To write, direct, produce, and star in your own film is pretty ambitious. Add to that composing and performing the musical score, and you’ve undertaken a downright formidable project.
But that’s exactly what New Hampshire native Justin Connor undertook more than five years ago when he started working on his new film, “The Golden Age.” Connor, who now lives in Los Angeles, has years of experience as a working actor and musician, but he had never before directed or produced a film.
“It was pretty daunting,” Connor said. “It’s a lot more work than I imagined it would be, but it’s also really rewarding because at the end of the day you’re able to say, ‘This is the story I wanted to tell, and I’m sticking to it.’”
“The Golden Age” premieres during opening night of the 16th annual New Hampshire Film Festival on Thursday, Oct. 13, at The Music Hall Loft. The festival continues through Sunday, Oct. 16, with close to 100 film screenings, workshops, panel discussions, and other special events scattered around downtown Portsmouth.
A (fake) legend
Connor’s debut film is a fictional rockumentary about a subversive pop star named Maya O’Malley. Hailing from rural New Hampshire, O’Malley rises to sudden fame and signs with a prestigious label called Aspect Records. But, following a string of controversial statements to the media, he is abruptly dropped from the label in 2012 and vanishes from the spotlight, leaving his friends, fans, and critics to wonder where he went.
The movie consists almost entirely of excerpts from interviews with O’Malley and others (including Pixies drummer David Lovering, who plays himself in the film), interspersed with footage of O’Malley performing on stage and in the studio. The film documents O’Malley’s struggle to confront his troubled past, and his quest for spiritual discovery in northern India.
Connor, a pianist and singer-songwriter, plays O’Malley. He said the film was inspired by true events, some of them based loosely on his own life. Like O’Malley, Connor is an artist with a somewhat turbulent family history, and like O’Malley, he has traveled to India.
“I kind of have been on my own spiritual path … that led me to India and Hinduism, so I kind of infused some of that,” Connor said. “Some of these storylines are very close to actually what happened, and some of them are a little bit morphed.”
“Maya is kind of my Ziggy Stardust, you know, close to me but a little bit more outlandish than I am.”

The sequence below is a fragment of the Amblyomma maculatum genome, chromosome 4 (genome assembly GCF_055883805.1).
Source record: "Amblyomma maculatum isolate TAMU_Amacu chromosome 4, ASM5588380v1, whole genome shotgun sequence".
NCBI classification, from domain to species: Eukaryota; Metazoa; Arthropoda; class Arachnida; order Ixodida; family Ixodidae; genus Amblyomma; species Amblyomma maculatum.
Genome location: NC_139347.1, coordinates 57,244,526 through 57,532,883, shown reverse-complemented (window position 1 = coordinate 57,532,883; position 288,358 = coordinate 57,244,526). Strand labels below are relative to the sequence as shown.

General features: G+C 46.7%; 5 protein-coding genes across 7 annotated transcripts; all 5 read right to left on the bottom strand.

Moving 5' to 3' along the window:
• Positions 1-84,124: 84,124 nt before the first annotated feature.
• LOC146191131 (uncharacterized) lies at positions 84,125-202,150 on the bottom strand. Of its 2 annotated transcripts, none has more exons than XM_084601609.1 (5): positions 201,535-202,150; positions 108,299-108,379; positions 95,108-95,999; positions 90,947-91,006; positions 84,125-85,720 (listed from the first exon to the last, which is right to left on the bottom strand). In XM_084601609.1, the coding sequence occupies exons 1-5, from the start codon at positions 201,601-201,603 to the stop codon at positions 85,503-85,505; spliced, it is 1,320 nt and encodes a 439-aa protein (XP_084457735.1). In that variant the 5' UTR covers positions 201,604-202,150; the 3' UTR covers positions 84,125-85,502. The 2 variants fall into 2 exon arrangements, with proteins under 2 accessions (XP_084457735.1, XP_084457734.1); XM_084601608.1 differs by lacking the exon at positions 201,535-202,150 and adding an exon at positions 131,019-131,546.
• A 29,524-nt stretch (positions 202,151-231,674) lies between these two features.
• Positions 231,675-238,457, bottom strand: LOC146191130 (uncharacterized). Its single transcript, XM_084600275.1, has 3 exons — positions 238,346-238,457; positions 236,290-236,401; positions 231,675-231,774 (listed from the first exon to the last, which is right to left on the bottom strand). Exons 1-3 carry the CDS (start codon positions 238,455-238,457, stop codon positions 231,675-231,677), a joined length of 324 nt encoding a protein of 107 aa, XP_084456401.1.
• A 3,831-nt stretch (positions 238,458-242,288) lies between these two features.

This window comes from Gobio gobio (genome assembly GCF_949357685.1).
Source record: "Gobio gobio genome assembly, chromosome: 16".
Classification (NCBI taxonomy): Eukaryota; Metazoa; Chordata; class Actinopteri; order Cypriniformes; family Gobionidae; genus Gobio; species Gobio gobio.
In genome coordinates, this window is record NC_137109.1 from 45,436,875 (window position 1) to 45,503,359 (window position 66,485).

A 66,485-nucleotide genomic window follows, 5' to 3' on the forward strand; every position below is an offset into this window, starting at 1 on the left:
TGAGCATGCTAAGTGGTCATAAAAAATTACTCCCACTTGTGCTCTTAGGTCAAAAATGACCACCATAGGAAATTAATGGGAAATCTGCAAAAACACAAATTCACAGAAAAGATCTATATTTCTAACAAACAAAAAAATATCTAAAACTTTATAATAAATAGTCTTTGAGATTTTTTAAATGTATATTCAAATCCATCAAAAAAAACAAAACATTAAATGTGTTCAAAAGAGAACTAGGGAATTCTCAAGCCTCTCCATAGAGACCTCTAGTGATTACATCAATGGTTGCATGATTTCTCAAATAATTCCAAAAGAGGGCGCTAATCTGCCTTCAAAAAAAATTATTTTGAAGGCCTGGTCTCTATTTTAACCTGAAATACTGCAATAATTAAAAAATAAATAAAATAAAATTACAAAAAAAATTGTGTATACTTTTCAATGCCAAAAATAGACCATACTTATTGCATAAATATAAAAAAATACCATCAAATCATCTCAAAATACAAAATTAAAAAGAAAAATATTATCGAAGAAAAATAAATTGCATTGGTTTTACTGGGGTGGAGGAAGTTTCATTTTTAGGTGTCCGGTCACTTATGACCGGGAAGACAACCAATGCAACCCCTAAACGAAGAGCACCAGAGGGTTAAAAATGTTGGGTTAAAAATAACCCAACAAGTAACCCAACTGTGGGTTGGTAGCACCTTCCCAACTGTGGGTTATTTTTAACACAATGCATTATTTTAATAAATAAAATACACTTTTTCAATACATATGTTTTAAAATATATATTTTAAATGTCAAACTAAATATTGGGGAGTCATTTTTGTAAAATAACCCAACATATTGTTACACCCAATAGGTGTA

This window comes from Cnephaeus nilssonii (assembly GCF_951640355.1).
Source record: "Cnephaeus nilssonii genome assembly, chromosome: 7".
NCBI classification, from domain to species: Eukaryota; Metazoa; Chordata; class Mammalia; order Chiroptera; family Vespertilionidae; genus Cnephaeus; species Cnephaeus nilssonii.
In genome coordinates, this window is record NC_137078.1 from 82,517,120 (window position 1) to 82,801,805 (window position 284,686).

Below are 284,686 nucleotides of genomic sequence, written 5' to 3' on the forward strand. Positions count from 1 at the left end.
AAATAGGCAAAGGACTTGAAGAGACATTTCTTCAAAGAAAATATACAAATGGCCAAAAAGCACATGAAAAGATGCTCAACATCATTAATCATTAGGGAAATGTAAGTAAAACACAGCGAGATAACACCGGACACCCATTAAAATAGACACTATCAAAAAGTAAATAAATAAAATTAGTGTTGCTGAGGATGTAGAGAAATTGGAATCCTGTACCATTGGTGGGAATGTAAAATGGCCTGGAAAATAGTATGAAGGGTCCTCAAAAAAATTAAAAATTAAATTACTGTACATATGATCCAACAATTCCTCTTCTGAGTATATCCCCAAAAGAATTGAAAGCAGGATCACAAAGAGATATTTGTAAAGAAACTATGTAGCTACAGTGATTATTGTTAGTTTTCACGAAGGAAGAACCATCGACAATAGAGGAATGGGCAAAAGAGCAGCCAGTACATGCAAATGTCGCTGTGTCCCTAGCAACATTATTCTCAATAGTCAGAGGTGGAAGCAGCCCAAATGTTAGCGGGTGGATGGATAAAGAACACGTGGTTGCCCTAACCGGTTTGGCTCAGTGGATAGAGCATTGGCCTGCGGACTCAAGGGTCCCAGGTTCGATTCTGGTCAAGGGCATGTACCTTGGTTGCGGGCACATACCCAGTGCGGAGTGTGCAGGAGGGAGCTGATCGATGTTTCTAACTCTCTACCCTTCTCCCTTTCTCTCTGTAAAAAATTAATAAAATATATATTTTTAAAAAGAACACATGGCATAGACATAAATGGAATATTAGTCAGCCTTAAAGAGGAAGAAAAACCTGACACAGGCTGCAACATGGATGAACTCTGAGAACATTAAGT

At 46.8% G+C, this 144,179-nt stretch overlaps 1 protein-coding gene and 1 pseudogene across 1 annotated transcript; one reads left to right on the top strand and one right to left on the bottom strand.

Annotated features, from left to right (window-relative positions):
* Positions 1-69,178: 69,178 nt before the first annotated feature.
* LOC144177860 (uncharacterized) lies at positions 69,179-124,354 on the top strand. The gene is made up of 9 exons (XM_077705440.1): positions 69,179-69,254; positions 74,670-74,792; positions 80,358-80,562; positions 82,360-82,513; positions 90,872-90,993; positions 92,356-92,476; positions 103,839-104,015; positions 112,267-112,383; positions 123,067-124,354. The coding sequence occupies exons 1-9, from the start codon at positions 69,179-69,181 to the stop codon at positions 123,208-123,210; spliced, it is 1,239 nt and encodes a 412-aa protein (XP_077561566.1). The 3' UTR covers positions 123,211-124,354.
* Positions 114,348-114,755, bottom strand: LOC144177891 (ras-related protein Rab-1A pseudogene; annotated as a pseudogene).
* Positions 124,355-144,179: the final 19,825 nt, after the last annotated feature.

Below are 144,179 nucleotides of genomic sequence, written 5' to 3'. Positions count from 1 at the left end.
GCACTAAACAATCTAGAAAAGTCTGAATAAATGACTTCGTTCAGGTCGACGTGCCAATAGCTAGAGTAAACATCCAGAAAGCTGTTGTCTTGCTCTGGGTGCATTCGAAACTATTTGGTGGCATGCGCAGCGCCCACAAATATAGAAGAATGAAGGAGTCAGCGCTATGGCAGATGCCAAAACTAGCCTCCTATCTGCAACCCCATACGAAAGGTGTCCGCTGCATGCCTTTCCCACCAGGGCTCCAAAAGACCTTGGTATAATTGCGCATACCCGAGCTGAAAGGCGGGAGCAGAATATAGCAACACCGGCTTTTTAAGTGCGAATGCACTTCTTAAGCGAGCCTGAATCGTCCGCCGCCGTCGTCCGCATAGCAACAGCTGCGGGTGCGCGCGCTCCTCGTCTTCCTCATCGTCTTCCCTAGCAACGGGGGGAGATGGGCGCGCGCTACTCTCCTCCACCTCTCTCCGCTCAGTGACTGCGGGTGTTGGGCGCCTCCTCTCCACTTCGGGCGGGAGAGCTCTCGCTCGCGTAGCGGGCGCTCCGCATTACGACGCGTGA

He also borrowed from the experiences of his musician friends, some of whom have “nightmarish stories” about getting dropped from major labels.
The character also shares traits with some of Connor’s musical idols, including Bob Dylan, John Lennon, and Harry Nilsson. Like them, O’Malley is portrayed as a talented but eccentric artist who constantly challenges the conventions of his craft.
“Some people that have seen it were like, ‘Oh my God, I really like this Maya O’Malley guy. Where can I find the album?’” Connor said with a laugh. “I like the fact that it blurs the line and you’re not sure what’s real and what’s fake.”
There’s a parallel to David Bowie as well — in a way, Maya O’Malley is Connor’s own alter ego.
“Maya is kind of my Ziggy Stardust, you know, close to me but a little bit more outlandish than I am,” he said.
Connor grew up in Manchester and spent much of his youth at a summer house in Rye. After college, he moved to L.A. to pursue a career as an actor. He appeared in several independent films and TV shows, including “Six Feet Under,” “Monk,” and “Angel.” But he found that life as a working actor was not entirely fulfilling.
“I mean, you take on these roles, but they kind of come and go, and they get cut out or they get reduced,” he said. “I wanted to do something a little more truthful, a little more creative, a little more artistic.”
Connor decided to turn his focus to music. He released his debut album, “Kaliyuga,” in 2004 on his own indie record label, Wiry Pulse Records. “The Golden Age” began, in part, as a follow-up to “Kaliyuga.” But, as Connor began working on the album, he envisioned a fictional character performing the music. Then he imagined the album unfolding as a film, crossing rockumentaries like the Dylan doc “Don’t Look Back” with mockumentaries like Christopher Guest’s “Spinal Tap.”
“The main thing I wanted to get was doing a narrative film as a musical, but with no lip-synching, and that it was told through this real documentary-style form,” he said.
“The Golden Age” lacks the humor of Guest’s work, though, with a weightiness that borders on pretension. Connor said the film is intended as a multi-layered satire.
“I always set out to make a satire of material life, and it comes through the guise of a musician,” he said. “So not only is it satirizing being a human on this earth and getting wrapped up in all these silly institutions, it’s satirizing the music business, it’s satirizing being a musician, it’s satirizing how so many artists are in pain and trying to overcome their past, it’s satirizing documentaries, even rockumentaries. Sometimes even religion.”
Connor is excited to return to New Hampshire to premiere his film in the state where he grew up. Beyond that, his plans include recording several more albums and making another trip to India, where he shot a portion of the film. Like the character he created for “The Golden Age,” he is wary of lofty expectations.
“I live out here in L.A., and I see many very famous people that everyone’s craving what they have, and they don’t seem very happy,” Connor said. “I guess I’m just not as focused on material fame anymore. … I think it’s more important to just put the focus on the work and do the best you can.”